Real-time volume imaging of hearts

November 28, 2014
A new ultrasound system from Siemens enables doctors to carry out heart examinations through the esophagus for the first time. The system supplies 3D images of the heart as well as additional real-time information about the ...

3D printed heart could reduce heart surgeries in children

December 5, 2014
New 3D printed heart technology could reduce the number of heart surgeries in children with congenital heart disease, according to Dr Peter Verschueren who spoke on the topic today at EuroEcho-Imaging 2014.1 Dr Verschueren ...

Engineering research offers hope for heart valve patients

January 8, 2015
There could soon be new hope for those facing one of humanity's biggest health issues, thanks to research from the College of Engineering.

Study examines survival following repair of failed bioprosthetic aortic valves

July 8, 2014
In an analysis of about 460 patients with failed bioprosthetic aortic valves who underwent transcatheter valve-in-valve implantation, overall survival at one year was 83 percent, with survival associated with surgical valve ...

Skin cells used to create heart valve for growing kids

September 3, 2014
(HealthDay)—While artificial heart valves have long been available to adults, making permanent valves for children has been challenging because kids' bodies keep growing.

Samsung premium ultrasound system enhances fetal heart imaging and diagnosis

February 4, 2015
Samsung Electronics America today introduced the Samsung WS80A with Elite performance package, its flagship ultrasound product for women's healthcare designed to streamline exam workflows and deliver exceptional image clarity. ...

Recommended for you

Cholesterol crystals are sure sign a heart attack may loom

August 17, 2017
A new Michigan State University study on 240 emergency room patients shows just how much of a role a person's cholesterol plays, when in a crystallized state, during a heart attack.

How Gata4 helps mend a broken heart

August 15, 2017
During a heart attack, blood stops flowing into the heart; starved for oxygen, part of the heart muscle dies. The heart muscle does not regenerate; instead it replaces dead tissue with scars made of cells called fibroblasts ...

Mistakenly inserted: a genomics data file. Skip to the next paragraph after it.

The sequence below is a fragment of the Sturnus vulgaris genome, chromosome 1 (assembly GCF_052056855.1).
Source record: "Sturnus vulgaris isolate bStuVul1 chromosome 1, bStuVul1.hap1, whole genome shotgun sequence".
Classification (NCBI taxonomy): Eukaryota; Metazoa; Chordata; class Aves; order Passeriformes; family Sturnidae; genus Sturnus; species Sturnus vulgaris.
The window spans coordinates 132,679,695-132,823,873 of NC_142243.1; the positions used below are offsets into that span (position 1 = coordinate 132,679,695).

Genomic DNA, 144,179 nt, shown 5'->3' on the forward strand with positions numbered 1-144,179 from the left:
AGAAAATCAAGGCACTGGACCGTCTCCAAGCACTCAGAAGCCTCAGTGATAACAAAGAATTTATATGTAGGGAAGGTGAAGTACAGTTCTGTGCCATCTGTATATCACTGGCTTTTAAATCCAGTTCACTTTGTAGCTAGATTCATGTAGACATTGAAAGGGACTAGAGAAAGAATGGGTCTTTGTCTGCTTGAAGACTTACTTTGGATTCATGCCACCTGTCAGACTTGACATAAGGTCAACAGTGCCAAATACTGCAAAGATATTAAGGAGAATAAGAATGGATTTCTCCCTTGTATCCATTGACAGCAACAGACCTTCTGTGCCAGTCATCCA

Injectable tissue patch could help repair damaged organs

August 14, 2017
A team of U of T Engineering researchers is mending broken hearts with an expanding tissue bandage a little smaller than a postage stamp.

'Fat but fit' are at increased risk of heart disease

August 14, 2017
Carrying extra weight could raise your risk of heart attack by more than a quarter, even if you are otherwise healthy.

Air pollution linked to cardiovascular disease; air purifiers may lessen impact

August 14, 2017
Exposure to high levels of air pollution increased stress hormone levels and negative metabolic changes in otherwise healthy, young adults in a recent study conducted in China. Air purifiers appeared to lessen the negative ...

Study hints at experimental therapy for heart fibrosis

August 14, 2017
Researchers report encouraging preclinical results as they pursue elusive therapeutic strategies to repair scarred and poorly functioning heart tissues after cardiac injury—describing an experimental molecular treatment ...

0 comments

Please sign in to add a comment. Registration is free, and takes less than a minute. Read more

Click here to reset your password.
Sign in to get notified via email when new comments are made.